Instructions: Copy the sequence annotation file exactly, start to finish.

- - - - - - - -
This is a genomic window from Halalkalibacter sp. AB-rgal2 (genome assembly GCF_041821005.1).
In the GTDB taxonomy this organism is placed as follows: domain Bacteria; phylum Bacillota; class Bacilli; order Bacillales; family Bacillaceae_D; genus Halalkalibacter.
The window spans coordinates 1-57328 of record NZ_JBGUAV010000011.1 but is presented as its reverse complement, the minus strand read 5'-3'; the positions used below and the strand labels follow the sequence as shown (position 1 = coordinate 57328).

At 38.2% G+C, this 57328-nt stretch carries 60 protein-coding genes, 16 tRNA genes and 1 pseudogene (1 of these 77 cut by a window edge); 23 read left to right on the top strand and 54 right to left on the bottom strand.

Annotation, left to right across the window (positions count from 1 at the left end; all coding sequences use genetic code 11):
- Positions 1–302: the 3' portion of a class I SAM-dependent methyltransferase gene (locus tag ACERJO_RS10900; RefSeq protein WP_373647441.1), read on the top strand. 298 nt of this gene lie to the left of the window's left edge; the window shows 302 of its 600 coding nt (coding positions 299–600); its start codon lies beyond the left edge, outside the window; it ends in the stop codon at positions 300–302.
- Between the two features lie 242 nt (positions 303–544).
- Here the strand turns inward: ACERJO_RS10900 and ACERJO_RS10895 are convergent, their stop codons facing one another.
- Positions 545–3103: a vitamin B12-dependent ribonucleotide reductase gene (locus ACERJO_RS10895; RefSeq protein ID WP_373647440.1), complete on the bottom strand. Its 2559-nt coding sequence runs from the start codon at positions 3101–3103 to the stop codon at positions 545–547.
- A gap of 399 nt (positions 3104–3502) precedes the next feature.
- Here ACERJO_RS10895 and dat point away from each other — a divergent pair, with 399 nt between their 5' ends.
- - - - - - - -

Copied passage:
This is a genomic window from Halalkalibacter sp. AB-rgal2 (genome assembly GCF_041821005.1).
In the GTDB taxonomy this organism is placed as follows: domain Bacteria; phylum Bacillota; class Bacilli; order Bacillales; family Bacillaceae_D; genus Halalkalibacter.
The window spans coordinates 1-57328 of record NZ_JBGUAV010000011.1 but is presented as its reverse complement, the minus strand read 5'-3'; the positions used below and the strand labels follow the sequence as shown (position 1 = coordinate 57328).

At 38.2% G+C, this 57328-nt stretch carries 60 protein-coding genes, 16 tRNA genes and 1 pseudogene (1 of these 77 cut by a window edge); 23 read left to right on the top strand and 54 right to left on the bottom strand.

Annotation, left to right across the window (positions count from 1 at the left end; all coding sequences use genetic code 11):
- Positions 1–302: the 3' portion of a class I SAM-dependent methyltransferase gene (locus tag ACERJO_RS10900; RefSeq protein WP_373647441.1), read on the top strand. 298 nt of this gene lie to the left of the window's left edge; the window shows 302 of its 600 coding nt (coding positions 299–600); its start codon lies beyond the left edge, outside the window; it ends in the stop codon at positions 300–302.
- Between the two features lie 242 nt (positions 303–544).
- Here the strand turns inward: ACERJO_RS10900 and ACERJO_RS10895 are convergent, their stop codons facing one another.
- Positions 545–3103: a vitamin B12-dependent ribonucleotide reductase gene (locus ACERJO_RS10895; RefSeq protein ID WP_373647440.1), complete on the bottom strand. Its 2559-nt coding sequence runs from the start codon at positions 3101–3103 to the stop codon at positions 545–547.
- A gap of 399 nt (positions 3104–3502) precedes the next feature.
- Here ACERJO_RS10895 and dat point away from each other — a divergent pair, with 399 nt between their 5' ends.